Fedora Project Leader Robyn Bergeron took some time to talk to the SCALE Team about her talk, "Managing the Release and Life Cycle of an Open Source Software Project in a Community," which will be given on Friday, Feb. 22, at 3 p.m. in the Los Angeles C room. Robyn shares with us a background of the talk and her view of SCALE.
Q: Could you please introduce yourself and tell us a little about your background?
A: Greetings! My name is Robyn, and I'm the Fedora Project Leader, and Red Hat is my awesome employer. My background is... well... filled with variety. I spent my first "real" working years progressing through help desk, operations, and systems administration at Motorola, and then transitioned into a role as an industry analyst, writing reports about things like server and pc shipments, PDAs (am I dating myself yet?), and going to a lot of conferences. I usually get the raised eyebrow look when people hear about that move, since they seem worlds apart, but I had always enjoyed writing, and actually attempted to study economics for a few years in college, so doing forecasting and writing about technologies that actually interested me seemed like a stellar opportunity.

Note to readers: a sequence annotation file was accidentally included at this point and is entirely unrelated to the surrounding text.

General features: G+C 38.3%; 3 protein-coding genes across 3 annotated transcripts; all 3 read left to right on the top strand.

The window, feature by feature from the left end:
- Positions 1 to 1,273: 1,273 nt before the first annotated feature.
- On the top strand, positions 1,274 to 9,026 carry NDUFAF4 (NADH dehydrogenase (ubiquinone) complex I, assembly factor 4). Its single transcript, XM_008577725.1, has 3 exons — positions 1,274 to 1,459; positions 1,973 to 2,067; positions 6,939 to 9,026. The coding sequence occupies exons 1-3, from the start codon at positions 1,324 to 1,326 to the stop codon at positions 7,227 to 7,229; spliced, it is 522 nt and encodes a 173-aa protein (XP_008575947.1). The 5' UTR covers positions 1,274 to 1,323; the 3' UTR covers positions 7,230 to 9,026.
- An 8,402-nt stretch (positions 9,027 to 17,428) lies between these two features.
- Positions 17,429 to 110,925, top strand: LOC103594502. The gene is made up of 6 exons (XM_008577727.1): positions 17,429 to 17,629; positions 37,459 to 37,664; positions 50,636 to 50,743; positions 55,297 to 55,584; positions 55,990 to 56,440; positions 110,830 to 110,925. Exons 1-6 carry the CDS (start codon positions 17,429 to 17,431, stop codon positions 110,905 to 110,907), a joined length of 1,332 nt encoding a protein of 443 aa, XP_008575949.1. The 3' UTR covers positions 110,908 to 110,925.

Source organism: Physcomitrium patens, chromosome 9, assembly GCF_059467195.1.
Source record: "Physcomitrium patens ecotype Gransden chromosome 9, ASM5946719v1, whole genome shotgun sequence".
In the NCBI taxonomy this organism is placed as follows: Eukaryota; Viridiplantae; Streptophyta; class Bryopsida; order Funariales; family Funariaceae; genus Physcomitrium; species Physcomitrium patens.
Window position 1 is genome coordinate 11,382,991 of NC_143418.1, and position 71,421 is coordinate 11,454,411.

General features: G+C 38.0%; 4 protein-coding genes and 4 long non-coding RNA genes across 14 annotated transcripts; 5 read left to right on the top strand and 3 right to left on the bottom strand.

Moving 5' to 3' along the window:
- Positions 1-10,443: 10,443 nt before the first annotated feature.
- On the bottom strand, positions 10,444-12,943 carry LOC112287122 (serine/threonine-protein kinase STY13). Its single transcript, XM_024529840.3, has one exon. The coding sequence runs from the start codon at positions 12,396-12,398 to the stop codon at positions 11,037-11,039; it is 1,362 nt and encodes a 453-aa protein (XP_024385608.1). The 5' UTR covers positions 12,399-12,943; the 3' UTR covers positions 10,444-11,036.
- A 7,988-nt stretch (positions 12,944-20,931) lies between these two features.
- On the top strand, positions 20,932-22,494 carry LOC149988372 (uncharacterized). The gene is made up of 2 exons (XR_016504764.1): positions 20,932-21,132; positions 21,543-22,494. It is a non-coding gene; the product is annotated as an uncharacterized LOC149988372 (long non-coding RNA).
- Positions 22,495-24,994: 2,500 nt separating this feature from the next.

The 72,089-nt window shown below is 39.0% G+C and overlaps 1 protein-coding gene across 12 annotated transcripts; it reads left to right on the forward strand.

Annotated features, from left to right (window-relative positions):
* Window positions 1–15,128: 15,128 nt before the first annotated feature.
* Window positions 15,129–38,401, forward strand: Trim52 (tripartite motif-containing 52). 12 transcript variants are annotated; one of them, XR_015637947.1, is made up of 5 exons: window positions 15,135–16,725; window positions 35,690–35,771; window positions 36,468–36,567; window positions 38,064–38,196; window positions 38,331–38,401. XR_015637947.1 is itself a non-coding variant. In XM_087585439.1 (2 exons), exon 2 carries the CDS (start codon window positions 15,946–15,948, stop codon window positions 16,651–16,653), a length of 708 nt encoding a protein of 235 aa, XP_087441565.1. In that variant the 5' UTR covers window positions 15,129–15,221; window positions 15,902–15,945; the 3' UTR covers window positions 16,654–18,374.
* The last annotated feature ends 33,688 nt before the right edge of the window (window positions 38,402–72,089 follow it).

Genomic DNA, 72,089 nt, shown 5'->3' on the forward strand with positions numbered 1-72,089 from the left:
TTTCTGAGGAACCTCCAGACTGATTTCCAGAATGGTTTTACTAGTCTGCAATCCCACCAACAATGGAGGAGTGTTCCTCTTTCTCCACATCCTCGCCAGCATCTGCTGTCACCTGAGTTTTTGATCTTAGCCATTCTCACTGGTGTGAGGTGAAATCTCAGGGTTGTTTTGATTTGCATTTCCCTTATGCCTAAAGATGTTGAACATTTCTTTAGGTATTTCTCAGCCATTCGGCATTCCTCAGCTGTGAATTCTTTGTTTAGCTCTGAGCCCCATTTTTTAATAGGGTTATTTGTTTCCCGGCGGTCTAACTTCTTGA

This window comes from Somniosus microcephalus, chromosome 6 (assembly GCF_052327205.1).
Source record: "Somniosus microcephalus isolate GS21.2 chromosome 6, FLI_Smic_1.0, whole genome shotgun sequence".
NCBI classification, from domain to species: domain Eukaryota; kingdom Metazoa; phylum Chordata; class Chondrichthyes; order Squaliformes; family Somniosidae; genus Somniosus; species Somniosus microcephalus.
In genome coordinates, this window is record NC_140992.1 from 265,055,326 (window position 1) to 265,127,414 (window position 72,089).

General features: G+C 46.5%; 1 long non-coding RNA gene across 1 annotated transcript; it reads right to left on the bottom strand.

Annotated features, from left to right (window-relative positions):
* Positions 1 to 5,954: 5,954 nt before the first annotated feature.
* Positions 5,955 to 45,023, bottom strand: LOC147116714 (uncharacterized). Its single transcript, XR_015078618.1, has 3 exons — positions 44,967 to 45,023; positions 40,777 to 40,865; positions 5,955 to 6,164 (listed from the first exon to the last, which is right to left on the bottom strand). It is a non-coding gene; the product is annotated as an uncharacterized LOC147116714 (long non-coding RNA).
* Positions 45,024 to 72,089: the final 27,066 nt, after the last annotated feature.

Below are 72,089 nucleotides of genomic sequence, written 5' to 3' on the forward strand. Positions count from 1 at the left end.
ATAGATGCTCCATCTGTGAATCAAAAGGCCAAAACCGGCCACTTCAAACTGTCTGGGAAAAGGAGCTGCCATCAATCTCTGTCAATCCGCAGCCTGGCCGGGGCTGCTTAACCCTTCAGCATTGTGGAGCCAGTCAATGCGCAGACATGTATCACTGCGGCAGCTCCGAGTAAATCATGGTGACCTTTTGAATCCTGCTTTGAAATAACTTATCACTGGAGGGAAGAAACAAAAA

I later moved on to do strategic marketing at Intel, doing things like building forecasts around crazy "what-if" scenarios, looking for new market opportunities, and reading a lot research reports that were much like the ones I had previously authored. And not long after that, I had a stellar opportunity in motherhood, so I did that for about 7 years as my only full-time job (and continue to do so still, of course, but now it is one of my two full-time jobs. *grin*).
My open source beginnings were fairly accidental; I had used Linux in the '90s, and wrote here and there about embedded Linux as an analyst, but had never participated in an open source community. By way of my significant other, I volunteered to edit the Ottawa Linux Symposium proceedings, which required me to use Fedora; a year later, by chance, I stumbled upon Fedora's marketing team page, and thought to myself, "Hey, I know about marketing things!" - and soon found myself becoming more immersed in the community doing various things. And then becoming employed as the Fedora Program Manager (also knows as "the schedule wrangler"), and now as the Fedora Project Leader.
Q: Without tipping your hand on the actual talk you're giving (unless you want to), can you give us an idea of what we might expect?